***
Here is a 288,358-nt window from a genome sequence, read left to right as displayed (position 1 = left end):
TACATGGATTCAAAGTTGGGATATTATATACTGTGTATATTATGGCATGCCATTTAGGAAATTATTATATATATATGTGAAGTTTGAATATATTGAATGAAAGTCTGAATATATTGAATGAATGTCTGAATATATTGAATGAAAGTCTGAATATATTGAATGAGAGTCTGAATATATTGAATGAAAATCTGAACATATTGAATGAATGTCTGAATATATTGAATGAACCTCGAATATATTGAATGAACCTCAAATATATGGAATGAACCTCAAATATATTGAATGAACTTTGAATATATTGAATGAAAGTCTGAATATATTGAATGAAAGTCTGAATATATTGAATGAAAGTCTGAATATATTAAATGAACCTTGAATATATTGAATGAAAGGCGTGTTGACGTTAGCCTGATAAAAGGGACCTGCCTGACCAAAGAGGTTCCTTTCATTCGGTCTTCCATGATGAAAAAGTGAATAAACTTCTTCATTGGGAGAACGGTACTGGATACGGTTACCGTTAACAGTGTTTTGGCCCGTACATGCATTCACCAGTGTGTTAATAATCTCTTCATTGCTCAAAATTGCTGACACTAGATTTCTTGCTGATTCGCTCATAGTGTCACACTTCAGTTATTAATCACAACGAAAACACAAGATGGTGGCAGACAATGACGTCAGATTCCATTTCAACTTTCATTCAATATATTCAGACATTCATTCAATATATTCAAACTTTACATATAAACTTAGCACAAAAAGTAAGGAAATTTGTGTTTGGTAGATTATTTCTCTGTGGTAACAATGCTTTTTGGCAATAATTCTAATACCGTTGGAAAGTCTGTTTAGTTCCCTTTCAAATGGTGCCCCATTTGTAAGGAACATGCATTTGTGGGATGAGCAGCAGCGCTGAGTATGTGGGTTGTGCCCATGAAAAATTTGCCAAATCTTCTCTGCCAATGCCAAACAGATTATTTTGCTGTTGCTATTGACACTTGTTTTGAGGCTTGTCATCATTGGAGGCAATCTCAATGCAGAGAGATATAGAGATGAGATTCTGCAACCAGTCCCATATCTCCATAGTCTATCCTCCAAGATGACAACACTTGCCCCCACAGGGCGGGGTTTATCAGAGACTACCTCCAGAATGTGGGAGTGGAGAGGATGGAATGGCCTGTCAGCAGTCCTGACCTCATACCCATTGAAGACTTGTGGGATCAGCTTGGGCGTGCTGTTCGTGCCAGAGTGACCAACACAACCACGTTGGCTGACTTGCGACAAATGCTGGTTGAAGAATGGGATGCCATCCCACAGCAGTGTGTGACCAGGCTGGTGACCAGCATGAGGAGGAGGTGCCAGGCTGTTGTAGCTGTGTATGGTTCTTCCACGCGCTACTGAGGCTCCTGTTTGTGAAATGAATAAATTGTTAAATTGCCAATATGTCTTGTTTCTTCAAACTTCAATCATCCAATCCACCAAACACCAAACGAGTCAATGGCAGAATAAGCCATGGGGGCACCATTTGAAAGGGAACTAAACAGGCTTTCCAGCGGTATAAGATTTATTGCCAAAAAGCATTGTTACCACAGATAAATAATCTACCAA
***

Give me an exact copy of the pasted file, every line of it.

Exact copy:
Here is a 288,358-nt window from a genome sequence, read left to right as displayed (position 1 = left end):
TACATGGATTCAAAGTTGGGATATTATATACTGTGTATATTATGGCATGCCATTTAGGAAATTATTATATATATATGTGAAGTTTGAATATATTGAATGAAAGTCTGAATATATTGAATGAATGTCTGAATATATTGAATGAAAGTCTGAATATATTGAATGAGAGTCTGAATATATTGAATGAAAATCTGAACATATTGAATGAATGTCTGAATATATTGAATGAACCTCGAATATATTGAATGAACCTCAAATATATGGAATGAACCTCAAATATATTGAATGAACTTTGAATATATTGAATGAAAGTCTGAATATATTGAATGAAAGTCTGAATATATTGAATGAAAGTCTGAATATATTAAATGAACCTTGAATATATTGAATGAAAGGCGTGTTGACGTTAGCCTGATAAAAGGGACCTGCCTGACCAAAGAGGTTCCTTTCATTCGGTCTTCCATGATGAAAAAGTGAATAAACTTCTTCATTGGGAGAACGGTACTGGATACGGTTACCGTTAACAGTGTTTTGGCCCGTACATGCATTCACCAGTGTGTTAATAATCTCTTCATTGCTCAAAATTGCTGACACTAGATTTCTTGCTGATTCGCTCATAGTGTCACACTTCAGTTATTAATCACAACGAAAACACAAGATGGTGGCAGACAATGACGTCAGATTCCATTTCAACTTTCATTCAATATATTCAGACATTCATTCAATATATTCAAACTTTACATATAAACTTAGCACAAAAAGTAAGGAAATTTGTGTTTGGTAGATTATTTCTCTGTGGTAACAATGCTTTTTGGCAATAATTCTAATACCGTTGGAAAGTCTGTTTAGTTCCCTTTCAAATGGTGCCCCATTTGTAAGGAACATGCATTTGTGGGATGAGCAGCAGCGCTGAGTATGTGGGTTGTGCCCATGAAAAATTTGCCAAATCTTCTCTGCCAATGCCAAACAGATTATTTTGCTGTTGCTATTGACACTTGTTTTGAGGCTTGTCATCATTGGAGGCAATCTCAATGCAGAGAGATATAGAGATGAGATTCTGCAACCAGTCCCATATCTCCATAGTCTATCCTCCAAGATGACAACACTTGCCCCCACAGGGCGGGGTTTATCAGAGACTACCTCCAGAATGTGGGAGTGGAGAGGATGGAATGGCCTGTCAGCAGTCCTGACCTCATACCCATTGAAGACTTGTGGGATCAGCTTGGGCGTGCTGTTCGTGCCAGAGTGACCAACACAACCACGTTGGCTGACTTGCGACAAATGCTGGTTGAAGAATGGGATGCCATCCCACAGCAGTGTGTGACCAGGCTGGTGACCAGCATGAGGAGGAGGTGCCAGGCTGTTGTAGCTGTGTATGGTTCTTCCACGCGCTACTGAGGCTCCTGTTTGTGAAATGAATAAATTGTTAAATTGCCAATATGTCTTGTTTCTTCAAACTTCAATCATCCAATCCACCAAACACCAAACGAGTCAATGGCAGAATAAGCCATGGGGGCACCATTTGAAAGGGAACTAAACAGGCTTTCCAGCGGTATAAGATTTATTGCCAAAAAGCATTGTTACCACAGATAAATAATCTACCAA